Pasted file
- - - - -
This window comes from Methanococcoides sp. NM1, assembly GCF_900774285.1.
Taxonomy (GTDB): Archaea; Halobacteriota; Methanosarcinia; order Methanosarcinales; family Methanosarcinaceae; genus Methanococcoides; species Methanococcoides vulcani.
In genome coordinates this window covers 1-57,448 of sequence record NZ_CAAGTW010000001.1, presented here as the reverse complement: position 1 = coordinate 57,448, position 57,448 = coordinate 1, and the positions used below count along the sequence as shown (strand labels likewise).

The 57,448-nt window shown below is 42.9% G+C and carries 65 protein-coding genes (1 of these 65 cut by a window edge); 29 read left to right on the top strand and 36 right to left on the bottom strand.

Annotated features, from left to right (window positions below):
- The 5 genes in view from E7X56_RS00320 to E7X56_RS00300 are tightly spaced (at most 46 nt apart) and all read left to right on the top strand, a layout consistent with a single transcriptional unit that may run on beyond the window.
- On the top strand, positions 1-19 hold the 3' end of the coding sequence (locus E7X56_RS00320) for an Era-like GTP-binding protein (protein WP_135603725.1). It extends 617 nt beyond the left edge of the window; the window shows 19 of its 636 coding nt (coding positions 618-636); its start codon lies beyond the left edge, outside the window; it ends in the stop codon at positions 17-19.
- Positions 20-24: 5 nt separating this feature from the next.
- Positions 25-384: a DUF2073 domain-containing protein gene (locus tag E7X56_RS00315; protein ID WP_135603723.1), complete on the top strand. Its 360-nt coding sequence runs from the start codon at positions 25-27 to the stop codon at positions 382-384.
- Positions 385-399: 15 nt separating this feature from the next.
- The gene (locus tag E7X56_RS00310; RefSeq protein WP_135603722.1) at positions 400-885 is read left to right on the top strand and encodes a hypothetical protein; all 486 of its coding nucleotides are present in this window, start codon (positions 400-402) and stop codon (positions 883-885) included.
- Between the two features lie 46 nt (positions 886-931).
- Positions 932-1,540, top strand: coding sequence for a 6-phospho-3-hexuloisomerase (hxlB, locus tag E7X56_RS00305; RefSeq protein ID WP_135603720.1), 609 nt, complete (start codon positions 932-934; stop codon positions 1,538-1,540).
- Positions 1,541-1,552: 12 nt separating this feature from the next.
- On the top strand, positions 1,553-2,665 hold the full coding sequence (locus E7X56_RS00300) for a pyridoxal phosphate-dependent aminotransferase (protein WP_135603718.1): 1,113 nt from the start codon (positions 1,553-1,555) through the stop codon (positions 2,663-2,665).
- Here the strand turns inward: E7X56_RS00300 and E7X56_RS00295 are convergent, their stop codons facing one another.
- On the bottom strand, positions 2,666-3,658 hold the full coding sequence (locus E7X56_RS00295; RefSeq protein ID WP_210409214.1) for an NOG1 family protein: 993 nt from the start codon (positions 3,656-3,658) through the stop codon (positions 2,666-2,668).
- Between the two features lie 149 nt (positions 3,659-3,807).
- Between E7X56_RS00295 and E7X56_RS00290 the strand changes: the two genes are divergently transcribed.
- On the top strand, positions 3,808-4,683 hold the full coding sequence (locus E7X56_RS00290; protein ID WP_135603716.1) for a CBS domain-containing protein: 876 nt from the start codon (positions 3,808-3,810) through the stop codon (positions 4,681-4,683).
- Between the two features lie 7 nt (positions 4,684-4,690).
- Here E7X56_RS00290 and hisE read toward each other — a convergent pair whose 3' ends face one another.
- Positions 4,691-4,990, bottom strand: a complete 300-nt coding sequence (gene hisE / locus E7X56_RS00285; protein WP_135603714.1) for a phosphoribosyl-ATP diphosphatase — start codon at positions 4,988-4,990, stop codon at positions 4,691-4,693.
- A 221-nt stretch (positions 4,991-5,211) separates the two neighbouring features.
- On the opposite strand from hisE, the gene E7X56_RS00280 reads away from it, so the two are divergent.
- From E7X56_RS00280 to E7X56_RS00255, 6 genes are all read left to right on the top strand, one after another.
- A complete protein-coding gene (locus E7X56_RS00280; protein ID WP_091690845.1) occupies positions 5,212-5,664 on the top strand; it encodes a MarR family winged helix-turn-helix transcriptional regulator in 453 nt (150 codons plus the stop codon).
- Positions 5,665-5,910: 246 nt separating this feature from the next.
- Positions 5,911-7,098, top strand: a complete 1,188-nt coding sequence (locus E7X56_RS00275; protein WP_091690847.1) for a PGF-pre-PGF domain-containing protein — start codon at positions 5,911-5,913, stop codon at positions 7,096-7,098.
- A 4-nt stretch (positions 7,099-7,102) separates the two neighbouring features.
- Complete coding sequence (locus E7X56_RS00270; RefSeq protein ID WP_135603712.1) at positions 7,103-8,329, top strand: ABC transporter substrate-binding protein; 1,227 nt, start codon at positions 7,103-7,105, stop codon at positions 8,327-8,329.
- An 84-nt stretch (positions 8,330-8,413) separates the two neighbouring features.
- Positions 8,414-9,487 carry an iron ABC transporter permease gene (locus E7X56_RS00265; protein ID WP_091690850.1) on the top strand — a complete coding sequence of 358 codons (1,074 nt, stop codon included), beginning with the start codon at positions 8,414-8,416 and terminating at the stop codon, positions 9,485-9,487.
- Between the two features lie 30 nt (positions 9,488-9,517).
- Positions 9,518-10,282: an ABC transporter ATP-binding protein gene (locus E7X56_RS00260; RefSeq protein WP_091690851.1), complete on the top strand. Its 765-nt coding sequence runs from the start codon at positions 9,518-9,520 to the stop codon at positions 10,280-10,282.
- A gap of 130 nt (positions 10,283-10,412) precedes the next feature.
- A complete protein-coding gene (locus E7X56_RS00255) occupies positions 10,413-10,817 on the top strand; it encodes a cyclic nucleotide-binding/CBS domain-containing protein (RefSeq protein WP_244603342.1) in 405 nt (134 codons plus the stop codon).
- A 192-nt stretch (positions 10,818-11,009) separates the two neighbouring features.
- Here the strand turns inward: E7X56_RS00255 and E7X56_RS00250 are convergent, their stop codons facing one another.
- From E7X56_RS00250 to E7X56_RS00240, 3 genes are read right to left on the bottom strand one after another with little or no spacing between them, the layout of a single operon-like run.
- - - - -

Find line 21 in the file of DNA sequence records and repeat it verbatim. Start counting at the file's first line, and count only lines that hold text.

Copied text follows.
- Between the two features lie 7 nt (positions 4,684-4,690).